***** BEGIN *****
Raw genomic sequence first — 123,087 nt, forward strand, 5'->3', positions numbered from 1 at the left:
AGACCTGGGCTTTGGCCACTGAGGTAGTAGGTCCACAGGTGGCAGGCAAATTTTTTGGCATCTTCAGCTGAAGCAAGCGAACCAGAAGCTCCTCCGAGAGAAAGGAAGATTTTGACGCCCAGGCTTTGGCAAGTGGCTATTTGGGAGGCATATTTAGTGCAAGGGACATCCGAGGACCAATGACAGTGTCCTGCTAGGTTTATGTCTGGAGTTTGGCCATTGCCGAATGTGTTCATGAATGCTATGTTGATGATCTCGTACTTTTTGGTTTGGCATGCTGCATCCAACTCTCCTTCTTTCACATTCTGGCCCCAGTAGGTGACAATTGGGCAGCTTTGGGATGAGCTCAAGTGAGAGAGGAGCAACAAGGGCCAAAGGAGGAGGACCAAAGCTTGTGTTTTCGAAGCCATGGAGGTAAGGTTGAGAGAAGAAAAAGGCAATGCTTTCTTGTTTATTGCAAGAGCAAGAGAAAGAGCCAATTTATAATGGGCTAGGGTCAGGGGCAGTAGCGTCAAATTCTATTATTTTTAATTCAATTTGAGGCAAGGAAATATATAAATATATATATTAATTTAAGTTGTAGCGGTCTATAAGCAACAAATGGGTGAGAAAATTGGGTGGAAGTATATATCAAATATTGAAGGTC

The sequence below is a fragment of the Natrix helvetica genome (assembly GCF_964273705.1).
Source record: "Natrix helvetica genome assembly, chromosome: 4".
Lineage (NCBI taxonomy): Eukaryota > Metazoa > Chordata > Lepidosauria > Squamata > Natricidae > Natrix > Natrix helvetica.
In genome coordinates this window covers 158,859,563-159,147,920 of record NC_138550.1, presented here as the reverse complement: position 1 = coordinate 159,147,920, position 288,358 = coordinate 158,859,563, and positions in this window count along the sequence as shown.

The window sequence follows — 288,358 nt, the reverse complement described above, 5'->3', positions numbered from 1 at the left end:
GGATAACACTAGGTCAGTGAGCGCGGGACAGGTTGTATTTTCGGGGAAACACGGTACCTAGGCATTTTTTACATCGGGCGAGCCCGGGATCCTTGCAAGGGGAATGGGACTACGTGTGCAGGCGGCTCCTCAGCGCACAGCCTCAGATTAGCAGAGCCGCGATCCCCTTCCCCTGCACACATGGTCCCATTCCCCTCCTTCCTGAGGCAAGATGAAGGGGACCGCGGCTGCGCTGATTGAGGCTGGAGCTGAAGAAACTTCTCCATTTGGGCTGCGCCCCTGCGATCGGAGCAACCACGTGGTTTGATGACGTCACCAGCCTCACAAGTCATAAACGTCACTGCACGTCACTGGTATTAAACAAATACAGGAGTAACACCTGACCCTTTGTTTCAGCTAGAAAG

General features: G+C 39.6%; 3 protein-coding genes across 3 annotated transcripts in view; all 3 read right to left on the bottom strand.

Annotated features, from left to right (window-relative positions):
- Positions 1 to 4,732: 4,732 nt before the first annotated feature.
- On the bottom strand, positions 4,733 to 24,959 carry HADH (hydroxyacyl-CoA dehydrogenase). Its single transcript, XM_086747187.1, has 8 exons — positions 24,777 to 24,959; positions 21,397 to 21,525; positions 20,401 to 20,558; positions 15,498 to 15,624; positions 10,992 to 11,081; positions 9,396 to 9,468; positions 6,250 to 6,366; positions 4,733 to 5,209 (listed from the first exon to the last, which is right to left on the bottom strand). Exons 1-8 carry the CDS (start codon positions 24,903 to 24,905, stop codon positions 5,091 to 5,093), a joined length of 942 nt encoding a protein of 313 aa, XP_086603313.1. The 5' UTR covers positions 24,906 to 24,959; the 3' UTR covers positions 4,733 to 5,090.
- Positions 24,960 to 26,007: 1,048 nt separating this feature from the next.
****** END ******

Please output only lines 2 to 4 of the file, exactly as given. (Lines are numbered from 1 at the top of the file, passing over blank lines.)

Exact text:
AGACCTGGGCTTTGGCCACTGAGGTAGTAGGTCCACAGGTGGCAGGCAAATTTTTTGGCATCTTCAGCTGAAGCAAGCGAACCAGAAGCTCCTCCGAGAGAAAGGAAGATTTTGACGCCCAGGCTTTGGCAAGTGGCTATTTGGGAGGCATATTTAGTGCAAGGGACATCCGAGGACCAATGACAGTGTCCTGCTAGGTTTATGTCTGGAGTTTGGCCATTGCCGAATGTGTTCATGAATGCTATGTTGATGATCTCGTACTTTTTGGTTTGGCATGCTGCATCCAACTCTCCTTCTTTCACATTCTGGCCCCAGTAGGTGACAATTGGGCAGCTTTGGGATGAGCTCAAGTGAGAGAGGAGCAACAAGGGCCAAAGGAGGAGGACCAAAGCTTGTGTTTTCGAAGCCATGGAGGTAAGGTTGAGAGAAGAAAAAGGCAATGCTTTCTTGTTTATTGCAAGAGCAAGAGAAAGAGCCAATTTATAATGGGCTAGGGTCAGGGGCAGTAGCGTCAAATTCTATTATTTTTAATTCAATTTGAGGCAAGGAAATATATAAATATATATATTAATTTAAGTTGTAGCGGTCTATAAGCAACAAATGGGTGAGAAAATTGGGTGGAAGTATATATCAAATATTGAAGGTC

The sequence below is a fragment of the Natrix helvetica genome (assembly GCF_964273705.1).
Source record: "Natrix helvetica genome assembly, chromosome: 4".